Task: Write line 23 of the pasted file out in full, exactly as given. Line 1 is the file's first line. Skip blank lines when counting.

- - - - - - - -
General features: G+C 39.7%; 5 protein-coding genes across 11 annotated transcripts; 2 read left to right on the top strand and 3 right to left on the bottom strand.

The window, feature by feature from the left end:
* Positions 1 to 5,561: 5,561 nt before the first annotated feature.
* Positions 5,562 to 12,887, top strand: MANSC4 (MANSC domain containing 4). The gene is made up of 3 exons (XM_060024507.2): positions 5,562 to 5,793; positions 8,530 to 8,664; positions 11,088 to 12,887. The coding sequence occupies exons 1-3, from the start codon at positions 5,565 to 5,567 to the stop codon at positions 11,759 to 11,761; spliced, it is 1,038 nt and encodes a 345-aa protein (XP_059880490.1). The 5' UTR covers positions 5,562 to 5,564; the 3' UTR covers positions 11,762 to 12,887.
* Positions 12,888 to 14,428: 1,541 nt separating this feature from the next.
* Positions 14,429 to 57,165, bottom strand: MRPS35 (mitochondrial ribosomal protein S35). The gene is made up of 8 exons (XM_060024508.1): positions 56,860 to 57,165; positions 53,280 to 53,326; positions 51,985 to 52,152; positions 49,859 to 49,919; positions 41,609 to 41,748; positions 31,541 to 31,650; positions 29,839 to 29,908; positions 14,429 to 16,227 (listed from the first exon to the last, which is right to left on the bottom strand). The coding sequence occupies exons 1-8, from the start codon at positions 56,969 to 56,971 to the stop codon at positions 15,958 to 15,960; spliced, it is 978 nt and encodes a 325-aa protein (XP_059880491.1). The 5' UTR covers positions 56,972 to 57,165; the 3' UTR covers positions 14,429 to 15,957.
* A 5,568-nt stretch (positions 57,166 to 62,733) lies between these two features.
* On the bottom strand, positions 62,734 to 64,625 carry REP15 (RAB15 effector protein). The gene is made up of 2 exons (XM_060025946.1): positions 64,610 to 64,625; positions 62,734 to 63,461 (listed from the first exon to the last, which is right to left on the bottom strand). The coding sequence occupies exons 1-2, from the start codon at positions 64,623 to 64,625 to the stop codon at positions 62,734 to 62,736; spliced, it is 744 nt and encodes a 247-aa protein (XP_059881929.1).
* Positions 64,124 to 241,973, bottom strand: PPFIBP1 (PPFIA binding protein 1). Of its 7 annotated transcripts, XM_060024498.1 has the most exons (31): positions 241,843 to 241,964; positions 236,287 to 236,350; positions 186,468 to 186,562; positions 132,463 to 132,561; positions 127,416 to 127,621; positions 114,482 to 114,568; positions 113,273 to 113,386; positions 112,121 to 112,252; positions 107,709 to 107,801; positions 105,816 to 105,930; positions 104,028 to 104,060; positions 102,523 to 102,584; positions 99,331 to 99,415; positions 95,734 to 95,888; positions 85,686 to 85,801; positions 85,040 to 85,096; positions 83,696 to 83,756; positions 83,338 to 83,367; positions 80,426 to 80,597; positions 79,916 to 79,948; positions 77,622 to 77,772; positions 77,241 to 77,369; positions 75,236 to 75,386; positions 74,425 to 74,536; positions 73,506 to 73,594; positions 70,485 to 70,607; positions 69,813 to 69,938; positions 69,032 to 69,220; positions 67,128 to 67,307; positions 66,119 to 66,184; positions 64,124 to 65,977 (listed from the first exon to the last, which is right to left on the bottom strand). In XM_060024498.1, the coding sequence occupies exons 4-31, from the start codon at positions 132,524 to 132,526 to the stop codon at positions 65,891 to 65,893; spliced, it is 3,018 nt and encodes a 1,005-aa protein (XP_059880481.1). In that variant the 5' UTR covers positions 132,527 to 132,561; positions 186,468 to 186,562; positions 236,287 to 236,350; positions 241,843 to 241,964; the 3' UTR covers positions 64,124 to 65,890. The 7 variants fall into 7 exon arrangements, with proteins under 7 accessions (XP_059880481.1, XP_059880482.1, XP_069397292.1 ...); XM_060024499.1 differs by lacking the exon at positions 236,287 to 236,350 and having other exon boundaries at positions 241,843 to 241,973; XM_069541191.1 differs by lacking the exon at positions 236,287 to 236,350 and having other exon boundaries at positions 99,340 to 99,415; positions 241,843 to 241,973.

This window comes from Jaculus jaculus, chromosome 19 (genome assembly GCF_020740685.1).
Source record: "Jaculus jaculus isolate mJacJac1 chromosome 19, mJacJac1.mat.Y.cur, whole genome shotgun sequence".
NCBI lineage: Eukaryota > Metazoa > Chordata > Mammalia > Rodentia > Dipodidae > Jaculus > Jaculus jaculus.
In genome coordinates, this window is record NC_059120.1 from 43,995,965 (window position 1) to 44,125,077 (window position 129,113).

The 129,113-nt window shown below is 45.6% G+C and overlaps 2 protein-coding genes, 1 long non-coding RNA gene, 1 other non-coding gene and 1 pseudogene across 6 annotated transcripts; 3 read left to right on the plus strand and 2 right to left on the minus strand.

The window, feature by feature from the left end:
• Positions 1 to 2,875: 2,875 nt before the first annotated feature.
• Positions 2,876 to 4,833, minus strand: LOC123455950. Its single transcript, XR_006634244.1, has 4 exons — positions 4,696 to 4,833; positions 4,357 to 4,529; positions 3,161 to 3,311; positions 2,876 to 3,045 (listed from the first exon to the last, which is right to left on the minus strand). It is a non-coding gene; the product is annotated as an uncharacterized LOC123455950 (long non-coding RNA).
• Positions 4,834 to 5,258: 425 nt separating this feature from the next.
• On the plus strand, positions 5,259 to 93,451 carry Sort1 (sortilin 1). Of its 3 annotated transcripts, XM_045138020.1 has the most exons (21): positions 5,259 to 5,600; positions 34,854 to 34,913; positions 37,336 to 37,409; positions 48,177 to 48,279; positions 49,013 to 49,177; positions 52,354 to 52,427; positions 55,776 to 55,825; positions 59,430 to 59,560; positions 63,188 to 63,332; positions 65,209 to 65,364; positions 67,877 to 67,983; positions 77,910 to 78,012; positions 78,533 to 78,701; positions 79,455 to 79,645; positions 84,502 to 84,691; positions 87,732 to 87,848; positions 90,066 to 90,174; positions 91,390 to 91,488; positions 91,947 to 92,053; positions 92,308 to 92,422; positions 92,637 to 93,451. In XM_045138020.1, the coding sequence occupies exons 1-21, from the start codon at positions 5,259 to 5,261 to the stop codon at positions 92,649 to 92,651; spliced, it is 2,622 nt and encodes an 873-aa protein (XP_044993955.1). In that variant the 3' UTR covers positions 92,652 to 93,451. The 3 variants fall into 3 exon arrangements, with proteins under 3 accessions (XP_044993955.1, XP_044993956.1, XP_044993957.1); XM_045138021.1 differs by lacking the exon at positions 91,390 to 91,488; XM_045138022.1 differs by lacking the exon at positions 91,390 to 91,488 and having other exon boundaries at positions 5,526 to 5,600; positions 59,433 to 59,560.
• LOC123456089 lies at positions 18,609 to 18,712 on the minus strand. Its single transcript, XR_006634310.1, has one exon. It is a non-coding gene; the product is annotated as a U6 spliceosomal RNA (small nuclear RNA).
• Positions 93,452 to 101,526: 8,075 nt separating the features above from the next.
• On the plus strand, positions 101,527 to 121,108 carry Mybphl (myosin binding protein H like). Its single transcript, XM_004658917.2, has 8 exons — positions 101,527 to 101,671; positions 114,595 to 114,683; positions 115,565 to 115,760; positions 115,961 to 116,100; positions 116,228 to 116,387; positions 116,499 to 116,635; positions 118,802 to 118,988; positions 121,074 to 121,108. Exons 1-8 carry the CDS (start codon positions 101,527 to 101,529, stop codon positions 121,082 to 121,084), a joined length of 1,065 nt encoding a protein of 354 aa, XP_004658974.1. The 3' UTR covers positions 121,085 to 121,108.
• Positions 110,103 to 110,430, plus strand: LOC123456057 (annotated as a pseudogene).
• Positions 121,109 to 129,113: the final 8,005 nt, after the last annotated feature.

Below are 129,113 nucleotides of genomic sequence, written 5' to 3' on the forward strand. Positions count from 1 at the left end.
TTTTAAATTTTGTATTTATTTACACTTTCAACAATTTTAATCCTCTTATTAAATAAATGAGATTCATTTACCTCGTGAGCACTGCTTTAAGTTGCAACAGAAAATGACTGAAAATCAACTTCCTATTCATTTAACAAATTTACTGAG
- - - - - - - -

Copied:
• Positions 110,103 to 110,430, plus strand: LOC123456057 (annotated as a pseudogene).